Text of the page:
The 2021-22 recipient of the FCCS Teaching Excellence and Innovation Award is Patrick Lundeen who received this award on the basis of students support and teaching evaluations. Lundeen teaches in the Bachelor of Fine Arts program, offering courses in two-dimensional art practices, drawing and sculpture.
This award is designed to recognize faculty members for teaching approaches that develop experiential learning, interdisciplinarity, internationalization, undergraduate research and scholarship.
Lundeen’s students say that he is very encouraging to everyone in class, and is always there if anyone needs a hand. He prompts them to dig deeper by asking questions about their ideas, and gives genuine feedback.
Lundeen says that his basic teaching philosophy is that he there to guide students to cultivate their own creativity, interests/ideas and working discipline. “In many of my classes I am called to teach technical skills – yet I feel that even as I am teaching skills, I am mostly concerned with trying to help students figure out what they have that is interesting to communicate and how to best communicate it.”
This is what being an artist is about – a good artist is a person that has interesting ideas, their ideas work or are relevant within the time in history that they are being presented and they can effectively use a medium to communicate these ideas. He also works to introduce students to the local art community and develop a working discipline which are both necessary elements to continue to make art once they leave school.
Lundeen feels that often as one teaches it can seem that what you are doing goes mostly unnoticed, especially in fine arts which is a slow process where one’s development and growth happens incrementally over time and is not easily quantified through tests scores and other evaluations.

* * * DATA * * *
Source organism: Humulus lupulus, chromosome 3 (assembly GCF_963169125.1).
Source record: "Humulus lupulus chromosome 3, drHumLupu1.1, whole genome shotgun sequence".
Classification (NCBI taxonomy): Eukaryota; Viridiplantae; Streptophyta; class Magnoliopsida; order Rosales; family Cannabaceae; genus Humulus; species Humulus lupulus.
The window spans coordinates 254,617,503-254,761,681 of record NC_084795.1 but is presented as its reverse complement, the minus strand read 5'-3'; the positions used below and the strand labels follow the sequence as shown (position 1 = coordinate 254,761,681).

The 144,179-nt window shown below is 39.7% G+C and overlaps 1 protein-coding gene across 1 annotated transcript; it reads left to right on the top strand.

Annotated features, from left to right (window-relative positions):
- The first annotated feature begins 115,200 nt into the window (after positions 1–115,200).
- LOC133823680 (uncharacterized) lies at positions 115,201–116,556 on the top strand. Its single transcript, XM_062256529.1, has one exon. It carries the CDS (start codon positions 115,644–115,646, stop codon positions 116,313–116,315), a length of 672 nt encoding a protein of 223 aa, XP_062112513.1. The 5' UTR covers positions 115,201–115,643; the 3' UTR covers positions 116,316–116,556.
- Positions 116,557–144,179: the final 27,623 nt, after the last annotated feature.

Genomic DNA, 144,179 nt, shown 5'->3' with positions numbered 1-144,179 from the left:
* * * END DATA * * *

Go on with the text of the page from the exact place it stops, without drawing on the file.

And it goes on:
“When I think back to my own studies, sometimes the most important things that I learned from instructors was not obvious at the time,” he says. “It can take years for ideas to sink in and you may not even get the chance to apply what you learned until after you leave school. At some point, you will be working in your studio, and it will dawn on you – this is what they were talking about.”
When asked why he wanted to teach at a university, Lundeen says that he didn’t set out to enter academia, he simply wanted to be an artist – which he still is – yet teaching has enabled him to obtain the resources he needs to keep making work while earning a living talking about what interests him the most.
“Working at the university nourishes my own creativity and represents an opportunity to give back to the community through helping other artists grow.”
He has a thriving art practice which is evident with a number of recent exhibitions and projects including CHEAP! at the Kelowna Art Gallery, and as the 2022 City of Kelowna Artist in Residence with his project, HAPPY DAY FREE GIFT TRUCK.
“My artworks are an attempt to deal with the horrors of everyday life in a humorous, and hopefully, entertaining way. I try to create art objects that are surprising and original and that cause a viewer to rethink what they already know,” he says.
He likes to push the envelope of what can be accepted in a gallery space and to make art that tests people and takes them out of their comfort zone.
“My artworks can be loud, overly bright, busy and move. Often they will make a viewer laugh – and feel uncomfortable at the same time.”